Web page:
The plan is to stay open to the possibilities. People have been trying to press me in this project into different directions and to pigeonhole it since I started it. They have tried to use their influence or money or whatever to persuade me in a certain direction. But, the best thing I’ve done is to say, “We’re good." This isn’t about me anyway—we are just going to wait to respond and see what direction it is supposed to take naturally, leaving it open to things like what has happened in Orlando, or to other towns that are having an identity crisis because of tragedy or are also not knowing what to stand behind. Staying open to the universal nature of the project, rather than pushing it and saying, “Okay now we’re going to do this in Austin or we are going to do this in Seattle, and now we’re going to do this in whatever city is going to offer me a hundred grand to come out there and do it.” That's not really the direction. That’s a direction it could take, I could put it on coffee mugs; but, it’s more about staying open with it and continuing to learn about love, what that means + to try it out in different places.
I have so many other things that I do with my art, fortunately, like the residency programs or helping put other people’s art out, which allow me the flexibility to not feel like I have to go after the money with something that should be pure.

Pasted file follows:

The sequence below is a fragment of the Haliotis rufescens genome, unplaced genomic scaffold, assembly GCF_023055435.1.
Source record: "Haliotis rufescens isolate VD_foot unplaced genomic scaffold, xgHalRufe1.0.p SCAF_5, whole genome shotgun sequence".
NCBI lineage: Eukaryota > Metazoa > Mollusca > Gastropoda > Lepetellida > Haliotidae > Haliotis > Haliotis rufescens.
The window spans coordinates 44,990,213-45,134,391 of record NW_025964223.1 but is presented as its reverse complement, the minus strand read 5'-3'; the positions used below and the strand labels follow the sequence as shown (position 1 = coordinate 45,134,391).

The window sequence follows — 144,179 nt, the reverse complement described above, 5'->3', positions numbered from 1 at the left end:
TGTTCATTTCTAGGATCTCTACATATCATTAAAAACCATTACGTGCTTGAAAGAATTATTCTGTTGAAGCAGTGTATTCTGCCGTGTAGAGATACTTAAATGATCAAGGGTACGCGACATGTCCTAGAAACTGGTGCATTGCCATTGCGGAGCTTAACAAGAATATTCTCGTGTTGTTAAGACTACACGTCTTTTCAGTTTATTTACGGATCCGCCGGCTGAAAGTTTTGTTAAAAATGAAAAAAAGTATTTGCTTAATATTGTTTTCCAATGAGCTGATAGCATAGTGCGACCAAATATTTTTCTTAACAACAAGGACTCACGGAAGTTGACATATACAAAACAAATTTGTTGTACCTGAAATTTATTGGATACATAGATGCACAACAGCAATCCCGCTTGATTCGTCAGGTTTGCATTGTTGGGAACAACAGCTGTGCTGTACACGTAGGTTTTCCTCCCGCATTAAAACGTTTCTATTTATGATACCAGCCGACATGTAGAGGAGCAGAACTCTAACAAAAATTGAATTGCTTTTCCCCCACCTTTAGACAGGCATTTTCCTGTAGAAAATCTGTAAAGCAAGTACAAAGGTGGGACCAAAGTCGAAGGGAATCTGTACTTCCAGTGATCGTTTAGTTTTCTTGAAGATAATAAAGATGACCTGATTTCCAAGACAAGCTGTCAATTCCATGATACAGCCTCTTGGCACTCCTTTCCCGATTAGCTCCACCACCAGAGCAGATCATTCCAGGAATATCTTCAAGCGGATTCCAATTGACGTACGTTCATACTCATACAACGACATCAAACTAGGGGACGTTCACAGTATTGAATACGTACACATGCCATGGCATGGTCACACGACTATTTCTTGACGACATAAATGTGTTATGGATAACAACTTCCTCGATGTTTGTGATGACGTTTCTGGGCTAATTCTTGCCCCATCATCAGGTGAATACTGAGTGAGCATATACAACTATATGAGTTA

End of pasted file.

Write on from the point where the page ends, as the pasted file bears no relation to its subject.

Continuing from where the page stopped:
hg: you recently just completed a mural project in Orlando, FL, which brought your “love” design to a wall across from the Pulse Nightclub. What motivated you to bring this project to Florida + what is your hope for what this mural provides to the community?
michael: I was asked to go down there. I wanted to go right away because I saw the potential to put a mural there, but one thing I’ve learned is that I can’t just do it. I need to be asked, especially something with that type of tragedy. When a few people mentioned it, I started looking around for walls while I was in town visiting family.
The Orlando mural is a more specific image. I finished the twenty 'Love' murals in Baltimore and had worked really hard to keep those consistent for the original intent. It was hard to show people until the project came to fruition. People just didn’t get it; people were saying they’re boring or they're all the same. I had to fight that, because the fact that they're the same across Baltimore is how we are going to connect it. After Baltimore, the projects became more specific or related to missions, events, tragedies or organizations. I have the flexibility to make work that is more specific to them.